You may take Andogablin with or without food.

Measure liquid medicine with a special dose-measuring spoon or medicine cup, not with a regular table spoon. If you do not have a dose-measuring device, ask your pharmacist for one.

Do not change your dose of Andogablin without your doctor's advice. Tell your doctor if the medication does not seem to work as well in treating your condition.

Call your doctor if you have any problems with your vision while taking Andogablin. If you are taking Andogablin to prevent seizures, keep taking it even if you feel fine. You may have an increase in seizures if you stop taking Andogablin. Follow your doctor's instructions. Do not stop using Andogablin without first talking to your doctor, even if you feel fine. You may have increased seizures or withdrawal symptoms such as headache, sleep problems, nausea, and diarrhea. Ask your doctor how to avoid withdrawal symptoms when you stop using Andogablin. Wear a medical alert tag or carry an ID card stating that you take Andogablin. Any medical care provider who treats you should know that you take seizure medication.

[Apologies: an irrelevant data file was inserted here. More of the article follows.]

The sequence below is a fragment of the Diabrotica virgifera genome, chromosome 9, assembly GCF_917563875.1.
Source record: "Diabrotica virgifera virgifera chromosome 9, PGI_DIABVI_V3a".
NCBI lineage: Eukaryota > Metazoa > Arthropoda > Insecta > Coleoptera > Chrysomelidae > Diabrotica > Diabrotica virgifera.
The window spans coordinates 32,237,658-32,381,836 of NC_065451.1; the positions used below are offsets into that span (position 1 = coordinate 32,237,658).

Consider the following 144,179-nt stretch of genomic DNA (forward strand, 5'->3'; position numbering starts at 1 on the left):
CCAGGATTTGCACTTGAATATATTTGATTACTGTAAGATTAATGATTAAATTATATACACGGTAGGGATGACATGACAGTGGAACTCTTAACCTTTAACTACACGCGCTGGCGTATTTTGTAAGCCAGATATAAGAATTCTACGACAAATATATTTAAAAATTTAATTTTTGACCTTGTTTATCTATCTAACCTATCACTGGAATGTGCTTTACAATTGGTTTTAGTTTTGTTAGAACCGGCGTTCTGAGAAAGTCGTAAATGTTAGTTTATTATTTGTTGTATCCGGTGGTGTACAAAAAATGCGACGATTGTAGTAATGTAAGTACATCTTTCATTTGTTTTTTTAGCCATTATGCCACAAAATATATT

Store at room temperature away from moisture, light, and heat.

Andogablin administration

Administration of drug is important to know because the drug absorption and action varies depending on the route and time of administration of the drug. A medicine is prescribed before meals or after meals or along with meals. The specific timing of the drug intake about food is to increase its absorption and thus its efficacy. Few work well when taken in empty stomach and few medications need to be taken 1 or 2 hrs after the meal. A drug can be in the form of a tablet, a capsule which is the oral route of administration and the same can be in IV form which is used in specific cases. Other forms of drug administration can be a suppository in anal route or an inhalation route.
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Take exactly as prescribed by your doctor. Do not take in larger or smaller amounts or for longer than recommended. Follow the directions on your prescription label.